an attack using the technique proposed for use in that attack tool and operation—both of which failed to materialize—was at the heart of an ongoing denial-of-service assault on Spamhaus, the anti-spam clearing house organization. And while it hasn’t brought the Internet itself down, it has caused major slowdowns in the Internet’s core networks.

    DNS Amplification (or DNS Reflection) remains possible after years of security expert warnings. Its power is a testament to how hard it is to get organizations to make simple changes that would prevent even recognized threats.

    But thanks to public cloud services, “bulletproof” hosting services, and other services that allow attackers to spawn and then reap hundreds of attacking systems, DNS amplification attacks can still be launched at the whim of a deep-pocketed attacker—like, for example, the cyber-criminals running the spam networks that Spamhaus tries to shut down.

    on some networks, the DNS resolver closest to the requesting application doesn’t handle all that work. Instead, it sends a “recursive” request to the next DNS server up and lets that server handle all of the walking through the DNS hierarchy for it

    To save time, DNS requests don’t use the “three-way handshake” of the Transmission Control Protocol (TCP) to make all these queries. Instead, DNS typically uses the User Datagram Protocol (UDP)—a “connectionless” protocol that lets the server fire and forget requests.

    That makes the sending of requests and responses quicker—but it also opens up a door to abuse of DNS that DNS amplification uses to wreak havoc on a target. All the attacker has to do is find a DNS server open to requests from any client and send it requests forged as being from the target of the attack. And there are millions of them.

    The “amplification” in DNS amplification attacks comes from the size of those responses. While a DNS lookup request itself is fairly small, the resulting response of a recursive DNS lookup can be much larger. A relatively small number of attacking systems sending a trickle of forged UDP packets to open DNS servers can result in a firehose of data being blasted at the attackers’ victim.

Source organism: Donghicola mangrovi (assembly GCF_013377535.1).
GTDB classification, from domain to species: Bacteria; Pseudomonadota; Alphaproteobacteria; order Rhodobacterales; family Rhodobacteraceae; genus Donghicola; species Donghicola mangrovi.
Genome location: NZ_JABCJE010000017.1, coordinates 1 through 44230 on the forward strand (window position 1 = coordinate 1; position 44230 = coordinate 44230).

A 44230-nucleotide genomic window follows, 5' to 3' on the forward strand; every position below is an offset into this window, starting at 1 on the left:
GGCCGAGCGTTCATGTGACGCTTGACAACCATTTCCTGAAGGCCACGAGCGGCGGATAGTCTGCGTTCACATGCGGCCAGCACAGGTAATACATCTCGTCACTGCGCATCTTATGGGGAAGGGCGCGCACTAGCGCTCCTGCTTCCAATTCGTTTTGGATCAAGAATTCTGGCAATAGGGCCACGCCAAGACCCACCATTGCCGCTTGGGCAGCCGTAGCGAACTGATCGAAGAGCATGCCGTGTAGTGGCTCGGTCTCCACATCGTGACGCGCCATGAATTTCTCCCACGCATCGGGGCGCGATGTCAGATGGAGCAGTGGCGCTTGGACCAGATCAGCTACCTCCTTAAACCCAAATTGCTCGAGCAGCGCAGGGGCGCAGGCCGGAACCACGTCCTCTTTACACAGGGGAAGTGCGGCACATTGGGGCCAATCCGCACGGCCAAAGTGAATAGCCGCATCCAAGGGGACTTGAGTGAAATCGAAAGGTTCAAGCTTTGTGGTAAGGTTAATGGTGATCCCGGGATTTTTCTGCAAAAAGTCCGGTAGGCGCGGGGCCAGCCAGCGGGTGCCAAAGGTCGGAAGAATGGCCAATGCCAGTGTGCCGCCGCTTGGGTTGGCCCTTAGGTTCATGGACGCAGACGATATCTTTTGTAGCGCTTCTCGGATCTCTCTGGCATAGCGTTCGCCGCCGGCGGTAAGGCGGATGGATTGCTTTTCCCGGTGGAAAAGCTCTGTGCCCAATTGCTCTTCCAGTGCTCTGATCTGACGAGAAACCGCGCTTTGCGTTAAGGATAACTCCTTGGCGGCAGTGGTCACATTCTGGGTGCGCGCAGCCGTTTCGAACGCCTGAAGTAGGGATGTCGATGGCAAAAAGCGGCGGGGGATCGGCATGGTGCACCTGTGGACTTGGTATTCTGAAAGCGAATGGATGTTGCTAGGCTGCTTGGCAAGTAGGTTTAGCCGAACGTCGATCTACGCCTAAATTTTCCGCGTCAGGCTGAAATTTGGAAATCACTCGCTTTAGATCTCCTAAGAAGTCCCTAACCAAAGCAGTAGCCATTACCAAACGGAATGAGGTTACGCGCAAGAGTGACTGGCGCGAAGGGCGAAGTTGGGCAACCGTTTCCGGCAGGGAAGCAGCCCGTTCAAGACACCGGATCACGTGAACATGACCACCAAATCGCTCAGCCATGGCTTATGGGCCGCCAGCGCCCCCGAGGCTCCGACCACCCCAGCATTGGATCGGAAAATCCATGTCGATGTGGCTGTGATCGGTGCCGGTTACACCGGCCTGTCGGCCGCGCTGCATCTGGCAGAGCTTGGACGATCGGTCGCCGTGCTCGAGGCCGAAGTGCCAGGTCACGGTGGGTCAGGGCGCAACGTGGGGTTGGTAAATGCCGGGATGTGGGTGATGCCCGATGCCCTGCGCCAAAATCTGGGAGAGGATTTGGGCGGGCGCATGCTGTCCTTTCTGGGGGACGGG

A “root hint” request—sending a request for name servers for the “.” domain—results in a response 20 times larger than the packet the request came in. That’s in part thanks to DNS-SEC, the standard adopted to make it harder to spoof DNS responses, since now the response includes certificate data from the responding server.

    There’s been a proposal on the books to fix the problem for nearly 13 years—the Internet Engineering Task Force’s BCP 38, an approach to “ingress filtering” of packets.

    ISPs generally do “egress filtering”—they check outbound traffic to make sure it’s coming from IP addresses within their network. This prevents them from filling up their peering connections with bad traffic

    Another possible solution that would eliminate the problem entirely is to make DNS use TCP for everything—reducing the risk of forged packets. DNS already uses TCP for tasks like zone transfers. But that would require a change to DNS itself, so it’s unlikely that would ever happen, considering that you can’t even convince people to properly configure their DNS servers to begin with.

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  8. Tomi Engdahl says:

    Police arrest suspect in BIGGEST DDoS ATTACK IN HISTORY
    Dutch suspect snatched in Spain

    The Dutch police have confirmed the arrest of man suspected of taking part in a massive DDoS attack against the anti-spam group Spamhaus back in March.

    The 35 year-old man is a Dutch national but was arrested at his home in Barcelona under a European arrest warrant, the Netherlands National Prosecution Office told the BBC.

    Although the identity of the man hasn’t been released it has been suggested that he’s Sven Kamphuis, the owner and manager of Dutch hosting firm Cyberbunker, which has been feuding with Spamhaus for years and is claimed by some to be responsible for the DDoS attack.

  9. Tomi Engdahl says:

    The man who ‘nearly broke the internet’

    Sven Olaf Kamphuis is accused of global cybercrime, but Spanish police found him in a squalid flat with his name on the letterbox

    Kamphuis, 35, is one of the most controversial characters in the murky world of spam and hacking – deemed the internet’s public enemy number one by some, though others believe his reputation has been blown out of proportion by the grandstanding of his foes.

    he allegedly masterminded a flurry of March internet attacks that the security company CloudFlare claimed “almost broke the internet”,

    Kamphuis displayed a Napoleonic sense of grandeur. “He claimed he had diplomatic status,” said the Spanish police officer who led the operation, but asked not to be named. “He said he was the telecommunications minister and foreign minister of a place called the Cyberbunker Republic. He didn’t seem to be joking.”

    Britain, the United States and Germany were all affected by the massive denial of service attacks that he launched.

    “The van was fitted out as a mobile office from which he could launch his attacks.”

    The result was what the New York Times called an attack of previously “unknown magnitudes”, producing a 300bn-bits-per-second data stream that targeted the British and Swiss-based anti-spam operator Spamhaus and its allies. This had reportedly blacklisted his CB3ROB/Cyberbunker company

    the huge number of spammers he hosts has led even hacktivists sympathetic to his pro-Pirate party, Anonymous and Julian Assange’s stance to question his real activities.

    If this was one of the most successful spammers in history, why was he living in a squalid flat and a camper van?